I often assume a persona when I am gathering myself to go into new situations. I think, today I am going to be Robin Williams in The Dead Poet’s Society, as I enter into the high school classroom and meet the students I will be teaching for a semester. Or Julia Robert’s character in Mona Lisa Smiles. This removes fear or other hindering emotions. I don’t have to worry about what those high schoolers will think of “Ms. Rozell” because I am Mr. Keating.

I don’t have to make decisions based on what “Ms. Rozell” would do, because I am Katherine Watson. The Academy thought she must be correct and gave her an Golden Globe for it; If I am to be her, than I am to be correct as well.

When I boarded the plane to Austria to spend the year dancing around pretending I could speak German, I wasn’t Josie. I was Indiana Jones and Charlotte Eriksson and Jack Kerouac. Searching for adventure, living like a vagabond, roaming and discovering truth.

When I began running the cancelled LOViT 100 mile race, I wasn’t Josie. I was Diana Nyad setting out on an impossible endurance adventure, looking forward to beating the odds. I was Rich Roll, plant-based athlete, ready to prove to myself I was capable of more. I was stoic Seneca, putting perspective on emotion and chasing the obstacle.

When I got on the plane bound for Jakarta, Indonesia, I wasn’t Josie. I was Tarzan of the Apes, ready to be unleashed from a comfortable life in favor of the jungle of unknowns.

But as I sit in my little Indonesian cave of wonders with a cup of coffee and the peels of an orange next to me, awake and ready to start the day at 4 a.m., ready to meet the middle school Indonesian students I will be teaching for two months, ready to see what my future will hold, I realize that I’m not Mr. Keating. Or Indiana Jones. Or Diana Nyad. Or Tarzan.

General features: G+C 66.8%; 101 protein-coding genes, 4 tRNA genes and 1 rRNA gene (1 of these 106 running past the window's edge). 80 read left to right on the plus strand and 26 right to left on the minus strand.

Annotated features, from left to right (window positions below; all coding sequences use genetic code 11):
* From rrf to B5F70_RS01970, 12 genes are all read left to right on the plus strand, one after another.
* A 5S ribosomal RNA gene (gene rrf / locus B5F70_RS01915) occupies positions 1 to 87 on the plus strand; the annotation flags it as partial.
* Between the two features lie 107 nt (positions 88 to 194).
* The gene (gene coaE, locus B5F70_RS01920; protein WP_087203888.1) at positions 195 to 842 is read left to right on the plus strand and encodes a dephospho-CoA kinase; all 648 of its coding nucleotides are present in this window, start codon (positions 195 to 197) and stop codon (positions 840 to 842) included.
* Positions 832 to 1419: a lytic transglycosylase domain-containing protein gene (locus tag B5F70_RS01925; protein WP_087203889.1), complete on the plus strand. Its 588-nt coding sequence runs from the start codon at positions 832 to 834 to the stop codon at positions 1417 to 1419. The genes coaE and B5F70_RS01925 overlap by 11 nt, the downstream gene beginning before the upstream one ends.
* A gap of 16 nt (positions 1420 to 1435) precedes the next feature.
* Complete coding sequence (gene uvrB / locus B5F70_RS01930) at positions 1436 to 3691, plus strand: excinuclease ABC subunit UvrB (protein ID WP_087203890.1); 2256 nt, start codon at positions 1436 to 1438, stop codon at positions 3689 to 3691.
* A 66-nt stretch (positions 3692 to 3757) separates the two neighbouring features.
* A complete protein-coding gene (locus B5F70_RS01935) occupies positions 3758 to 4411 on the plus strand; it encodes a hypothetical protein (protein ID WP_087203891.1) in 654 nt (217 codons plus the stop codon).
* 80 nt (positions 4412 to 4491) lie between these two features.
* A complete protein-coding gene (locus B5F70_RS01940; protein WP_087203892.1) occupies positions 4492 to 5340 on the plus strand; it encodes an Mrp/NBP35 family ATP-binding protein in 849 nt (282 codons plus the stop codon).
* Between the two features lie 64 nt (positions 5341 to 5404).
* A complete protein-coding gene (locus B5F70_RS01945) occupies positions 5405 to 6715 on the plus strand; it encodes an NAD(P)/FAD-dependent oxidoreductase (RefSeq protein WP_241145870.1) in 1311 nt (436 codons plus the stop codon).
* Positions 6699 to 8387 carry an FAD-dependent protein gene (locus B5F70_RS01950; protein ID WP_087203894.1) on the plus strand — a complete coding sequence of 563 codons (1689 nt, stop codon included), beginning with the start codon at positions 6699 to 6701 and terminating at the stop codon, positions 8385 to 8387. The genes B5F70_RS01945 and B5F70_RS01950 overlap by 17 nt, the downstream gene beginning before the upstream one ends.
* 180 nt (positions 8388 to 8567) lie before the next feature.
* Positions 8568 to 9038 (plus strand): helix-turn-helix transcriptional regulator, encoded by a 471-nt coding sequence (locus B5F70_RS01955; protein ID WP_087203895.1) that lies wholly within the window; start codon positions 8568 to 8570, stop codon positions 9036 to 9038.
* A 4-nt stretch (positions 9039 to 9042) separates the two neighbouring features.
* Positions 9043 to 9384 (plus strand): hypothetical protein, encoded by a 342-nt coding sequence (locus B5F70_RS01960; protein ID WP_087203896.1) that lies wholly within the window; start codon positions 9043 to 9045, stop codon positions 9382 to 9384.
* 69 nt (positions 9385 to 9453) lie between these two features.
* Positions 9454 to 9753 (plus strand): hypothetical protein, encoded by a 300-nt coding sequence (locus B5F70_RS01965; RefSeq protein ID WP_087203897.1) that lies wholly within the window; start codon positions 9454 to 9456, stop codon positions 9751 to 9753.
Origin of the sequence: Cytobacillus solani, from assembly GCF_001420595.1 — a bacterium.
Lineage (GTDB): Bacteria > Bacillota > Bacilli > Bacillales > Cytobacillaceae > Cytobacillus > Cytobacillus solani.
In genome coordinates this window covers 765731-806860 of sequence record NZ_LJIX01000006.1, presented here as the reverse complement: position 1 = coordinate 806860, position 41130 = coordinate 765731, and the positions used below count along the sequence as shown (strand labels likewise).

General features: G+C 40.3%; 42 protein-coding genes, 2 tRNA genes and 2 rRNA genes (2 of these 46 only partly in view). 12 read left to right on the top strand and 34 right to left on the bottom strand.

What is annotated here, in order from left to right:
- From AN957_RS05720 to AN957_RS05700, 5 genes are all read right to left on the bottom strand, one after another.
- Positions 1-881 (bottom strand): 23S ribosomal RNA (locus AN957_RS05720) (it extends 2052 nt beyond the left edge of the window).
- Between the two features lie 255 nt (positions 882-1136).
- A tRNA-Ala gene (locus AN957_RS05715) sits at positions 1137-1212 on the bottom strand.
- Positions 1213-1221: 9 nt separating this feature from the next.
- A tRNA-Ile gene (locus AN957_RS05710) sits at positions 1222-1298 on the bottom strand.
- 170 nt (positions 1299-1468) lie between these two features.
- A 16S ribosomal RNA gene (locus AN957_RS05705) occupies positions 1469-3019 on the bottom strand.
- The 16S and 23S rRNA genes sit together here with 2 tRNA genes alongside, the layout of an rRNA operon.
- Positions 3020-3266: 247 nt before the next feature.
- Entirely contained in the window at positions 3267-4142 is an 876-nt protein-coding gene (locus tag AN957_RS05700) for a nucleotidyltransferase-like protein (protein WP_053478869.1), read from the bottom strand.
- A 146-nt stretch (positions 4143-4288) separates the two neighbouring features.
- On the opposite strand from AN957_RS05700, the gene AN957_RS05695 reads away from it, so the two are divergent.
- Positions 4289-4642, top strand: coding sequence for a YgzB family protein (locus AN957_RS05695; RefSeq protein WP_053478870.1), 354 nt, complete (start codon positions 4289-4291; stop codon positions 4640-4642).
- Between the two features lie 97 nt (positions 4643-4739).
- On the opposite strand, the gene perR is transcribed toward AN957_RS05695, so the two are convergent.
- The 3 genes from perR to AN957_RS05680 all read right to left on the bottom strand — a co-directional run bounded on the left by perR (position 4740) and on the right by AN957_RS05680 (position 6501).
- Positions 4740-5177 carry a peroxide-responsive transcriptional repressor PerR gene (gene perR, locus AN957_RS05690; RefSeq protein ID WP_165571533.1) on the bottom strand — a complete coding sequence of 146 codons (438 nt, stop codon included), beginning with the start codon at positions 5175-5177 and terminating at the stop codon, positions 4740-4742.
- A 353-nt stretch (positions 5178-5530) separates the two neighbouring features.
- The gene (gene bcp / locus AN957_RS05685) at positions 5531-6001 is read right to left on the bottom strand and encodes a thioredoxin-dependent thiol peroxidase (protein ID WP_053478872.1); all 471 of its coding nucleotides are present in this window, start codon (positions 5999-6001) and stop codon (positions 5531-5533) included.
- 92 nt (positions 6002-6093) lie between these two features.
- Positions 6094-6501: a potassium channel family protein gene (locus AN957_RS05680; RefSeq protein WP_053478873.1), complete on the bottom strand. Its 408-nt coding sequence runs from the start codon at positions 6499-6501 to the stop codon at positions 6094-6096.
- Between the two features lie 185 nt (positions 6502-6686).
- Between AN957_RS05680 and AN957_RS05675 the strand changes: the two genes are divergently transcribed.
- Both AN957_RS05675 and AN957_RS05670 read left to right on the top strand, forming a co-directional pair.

And it’s terrifying.

Because Josie feels things. Like failure. Like embarrassment. Like anxiety. And when there is no shield of persona to crouch behind, these things sting. But…I also find that I am ready to not be these heroes of mine.

I am beginning to take my own name seriously.

“‘Zeno said this.’ And what have you said?” writes Seneca in Letters from a Stoic. “‘Cleanthes said that’. And what have you said? How much longer are you going to serve under others’ orders? Assume authority yourself and utter something that may be handed down to posterity . . . no new findings will ever be made if we rest content with the findings of the past.”

Perhaps that is what “knowing thyself” is; releasing the soul from the cage of heroes you have put around it in the name of protection.

The men who pioneered the old roads are leaders, not our masters (81).

Without these personas, I feel like an imposter. A fraud. Laughable irony, because that is what I am being when I pretend to be other than Josie. I find myself thinking, when I embody my own name: who am I to be acting thusly? Who am I to say these things that I do? What authority has been given to me that I can speak?

But I am only limited by what I don’t believe I have the right to say.

Repeat: 

I am only limited by what I don’t believe I have the right to say. 

I sit here, cross-legged, in my Indonesian cave of wonders, mug of coffee to my right and the waft of orange peels dancing around me. Listening to the pounding tropical rain on the clay tiled roof. Waiting. Waiting for the clock to turn 9 a.m. so I can go to the international school. Waiting to see who it is I will be teaching. Waiting to see what my future will be.

This path is unpaved for me. There is no persona to assume. There is no one who is going to do the work for me.

So I must begin to take my own name seriously.

Peace and Blessings,

Josie

 

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